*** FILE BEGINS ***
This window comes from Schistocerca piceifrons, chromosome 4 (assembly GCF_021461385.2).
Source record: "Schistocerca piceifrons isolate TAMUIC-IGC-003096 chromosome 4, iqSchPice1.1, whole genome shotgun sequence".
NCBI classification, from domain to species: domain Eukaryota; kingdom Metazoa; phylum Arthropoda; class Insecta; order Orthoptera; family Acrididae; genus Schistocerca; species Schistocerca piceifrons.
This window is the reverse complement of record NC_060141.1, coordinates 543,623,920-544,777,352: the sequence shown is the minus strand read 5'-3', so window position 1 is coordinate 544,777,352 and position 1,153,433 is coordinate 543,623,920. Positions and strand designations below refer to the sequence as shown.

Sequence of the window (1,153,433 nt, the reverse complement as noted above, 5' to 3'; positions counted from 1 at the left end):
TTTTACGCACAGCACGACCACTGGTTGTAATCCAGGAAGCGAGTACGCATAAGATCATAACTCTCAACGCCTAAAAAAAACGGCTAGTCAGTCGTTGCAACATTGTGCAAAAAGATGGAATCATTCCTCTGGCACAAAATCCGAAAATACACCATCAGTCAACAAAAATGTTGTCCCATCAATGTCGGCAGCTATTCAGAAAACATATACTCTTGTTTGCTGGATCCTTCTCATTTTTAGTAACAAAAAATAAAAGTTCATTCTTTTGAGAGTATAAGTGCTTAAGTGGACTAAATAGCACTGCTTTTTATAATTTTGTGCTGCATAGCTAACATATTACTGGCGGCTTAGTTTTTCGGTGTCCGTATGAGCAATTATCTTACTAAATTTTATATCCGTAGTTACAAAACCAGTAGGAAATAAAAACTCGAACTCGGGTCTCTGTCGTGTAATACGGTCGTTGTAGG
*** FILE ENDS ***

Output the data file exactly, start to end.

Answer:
This window comes from Schistocerca piceifrons, chromosome 4 (assembly GCF_021461385.2).
Source record: "Schistocerca piceifrons isolate TAMUIC-IGC-003096 chromosome 4, iqSchPice1.1, whole genome shotgun sequence".
NCBI classification, from domain to species: domain Eukaryota; kingdom Metazoa; phylum Arthropoda; class Insecta; order Orthoptera; family Acrididae; genus Schistocerca; species Schistocerca piceifrons.
This window is the reverse complement of record NC_060141.1, coordinates 543,623,920-544,777,352: the sequence shown is the minus strand read 5'-3', so window position 1 is coordinate 544,777,352 and position 1,153,433 is coordinate 543,623,920. Positions and strand designations below refer to the sequence as shown.

Sequence of the window (1,153,433 nt, the reverse complement as noted above, 5' to 3'; positions counted from 1 at the left end):
TTTTACGCACAGCACGACCACTGGTTGTAATCCAGGAAGCGAGTACGCATAAGATCATAACTCTCAACGCCTAAAAAAAACGGCTAGTCAGTCGTTGCAACATTGTGCAAAAAGATGGAATCATTCCTCTGGCACAAAATCCGAAAATACACCATCAGTCAACAAAAATGTTGTCCCATCAATGTCGGCAGCTATTCAGAAAACATATACTCTTGTTTGCTGGATCCTTCTCATTTTTAGTAACAAAAAATAAAAGTTCATTCTTTTGAGAGTATAAGTGCTTAAGTGGACTAAATAGCACTGCTTTTTATAATTTTGTGCTGCATAGCTAACATATTACTGGCGGCTTAGTTTTTCGGTGTCCGTATGAGCAATTATCTTACTAAATTTTATATCCGTAGTTACAAAACCAGTAGGAAATAAAAACTCGAACTCGGGTCTCTGTCGTGTAATACGGTCGTTGTAGG